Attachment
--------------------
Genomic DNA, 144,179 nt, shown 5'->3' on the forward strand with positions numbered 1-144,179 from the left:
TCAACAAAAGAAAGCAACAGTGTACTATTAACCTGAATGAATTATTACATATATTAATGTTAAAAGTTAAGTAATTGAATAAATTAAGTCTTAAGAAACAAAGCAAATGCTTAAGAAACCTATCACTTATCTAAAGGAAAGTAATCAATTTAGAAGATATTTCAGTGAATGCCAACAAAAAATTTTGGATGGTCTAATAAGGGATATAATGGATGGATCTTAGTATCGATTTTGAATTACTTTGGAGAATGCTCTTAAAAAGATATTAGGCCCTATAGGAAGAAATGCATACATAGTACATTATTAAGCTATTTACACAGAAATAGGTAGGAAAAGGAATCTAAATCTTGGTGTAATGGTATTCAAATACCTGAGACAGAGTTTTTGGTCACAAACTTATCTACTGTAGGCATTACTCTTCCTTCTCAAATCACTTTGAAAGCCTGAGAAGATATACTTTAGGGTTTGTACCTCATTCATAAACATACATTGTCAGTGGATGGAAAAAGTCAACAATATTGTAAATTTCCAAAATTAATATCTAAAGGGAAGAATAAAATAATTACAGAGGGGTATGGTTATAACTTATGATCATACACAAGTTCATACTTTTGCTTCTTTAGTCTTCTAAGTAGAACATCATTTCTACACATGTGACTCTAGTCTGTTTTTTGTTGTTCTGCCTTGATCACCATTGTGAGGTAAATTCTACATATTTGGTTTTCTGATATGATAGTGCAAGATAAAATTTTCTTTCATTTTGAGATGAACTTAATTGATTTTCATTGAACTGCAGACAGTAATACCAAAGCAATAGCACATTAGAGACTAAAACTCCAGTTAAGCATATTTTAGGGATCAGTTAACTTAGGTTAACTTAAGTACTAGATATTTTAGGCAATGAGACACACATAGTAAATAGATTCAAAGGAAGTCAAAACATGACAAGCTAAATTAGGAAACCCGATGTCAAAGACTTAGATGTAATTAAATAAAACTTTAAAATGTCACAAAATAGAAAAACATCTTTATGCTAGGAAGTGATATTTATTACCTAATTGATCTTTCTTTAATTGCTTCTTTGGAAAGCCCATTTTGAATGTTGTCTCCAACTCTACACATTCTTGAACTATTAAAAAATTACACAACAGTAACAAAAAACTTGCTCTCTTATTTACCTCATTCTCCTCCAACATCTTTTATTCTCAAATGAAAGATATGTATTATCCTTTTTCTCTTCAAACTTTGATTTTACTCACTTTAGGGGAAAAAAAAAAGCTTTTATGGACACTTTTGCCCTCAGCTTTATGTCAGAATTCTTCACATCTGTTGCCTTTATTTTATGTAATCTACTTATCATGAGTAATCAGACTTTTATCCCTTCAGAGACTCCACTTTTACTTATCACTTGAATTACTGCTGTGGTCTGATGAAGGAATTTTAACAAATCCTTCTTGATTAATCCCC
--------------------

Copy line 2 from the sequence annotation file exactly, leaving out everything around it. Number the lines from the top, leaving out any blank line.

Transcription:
TCAACAAAAGAAAGCAACAGTGTACTATTAACCTGAATGAATTATTACATATATTAATGTTAAAAGTTAAGTAATTGAATAAATTAAGTCTTAAGAAACAAAGCAAATGCTTAAGAAACCTATCACTTATCTAAAGGAAAGTAATCAATTTAGAAGATATTTCAGTGAATGCCAACAAAAAATTTTGGATGGTCTAATAAGGGATATAATGGATGGATCTTAGTATCGATTTTGAATTACTTTGGAGAATGCTCTTAAAAAGATATTAGGCCCTATAGGAAGAAATGCATACATAGTACATTATTAAGCTATTTACACAGAAATAGGTAGGAAAAGGAATCTAAATCTTGGTGTAATGGTATTCAAATACCTGAGACAGAGTTTTTGGTCACAAACTTATCTACTGTAGGCATTACTCTTCCTTCTCAAATCACTTTGAAAGCCTGAGAAGATATACTTTAGGGTTTGTACCTCATTCATAAACATACATTGTCAGTGGATGGAAAAAGTCAACAATATTGTAAATTTCCAAAATTAATATCTAAAGGGAAGAATAAAATAATTACAGAGGGGTATGGTTATAACTTATGATCATACACAAGTTCATACTTTTGCTTCTTTAGTCTTCTAAGTAGAACATCATTTCTACACATGTGACTCTAGTCTGTTTTTTGTTGTTCTGCCTTGATCACCATTGTGAGGTAAATTCTACATATTTGGTTTTCTGATATGATAGTGCAAGATAAAATTTTCTTTCATTTTGAGATGAACTTAATTGATTTTCATTGAACTGCAGACAGTAATACCAAAGCAATAGCACATTAGAGACTAAAACTCCAGTTAAGCATATTTTAGGGATCAGTTAACTTAGGTTAACTTAAGTACTAGATATTTTAGGCAATGAGACACACATAGTAAATAGATTCAAAGGAAGTCAAAACATGACAAGCTAAATTAGGAAACCCGATGTCAAAGACTTAGATGTAATTAAATAAAACTTTAAAATGTCACAAAATAGAAAAACATCTTTATGCTAGGAAGTGATATTTATTACCTAATTGATCTTTCTTTAATTGCTTCTTTGGAAAGCCCATTTTGAATGTTGTCTCCAACTCTACACATTCTTGAACTATTAAAAAATTACACAACAGTAACAAAAAACTTGCTCTCTTATTTACCTCATTCTCCTCCAACATCTTTTATTCTCAAATGAAAGATATGTATTATCCTTTTTCTCTTCAAACTTTGATTTTACTCACTTTAGGGGAAAAAAAAAAGCTTTTATGGACACTTTTGCCCTCAGCTTTATGTCAGAATTCTTCACATCTGTTGCCTTTATTTTATGTAATCTACTTATCATGAGTAATCAGACTTTTATCCCTTCAGAGACTCCACTTTTACTTATCACTTGAATTACTGCTGTGGTCTGATGAAGGAATTTTAACAAATCCTTCTTGATTAATCCCC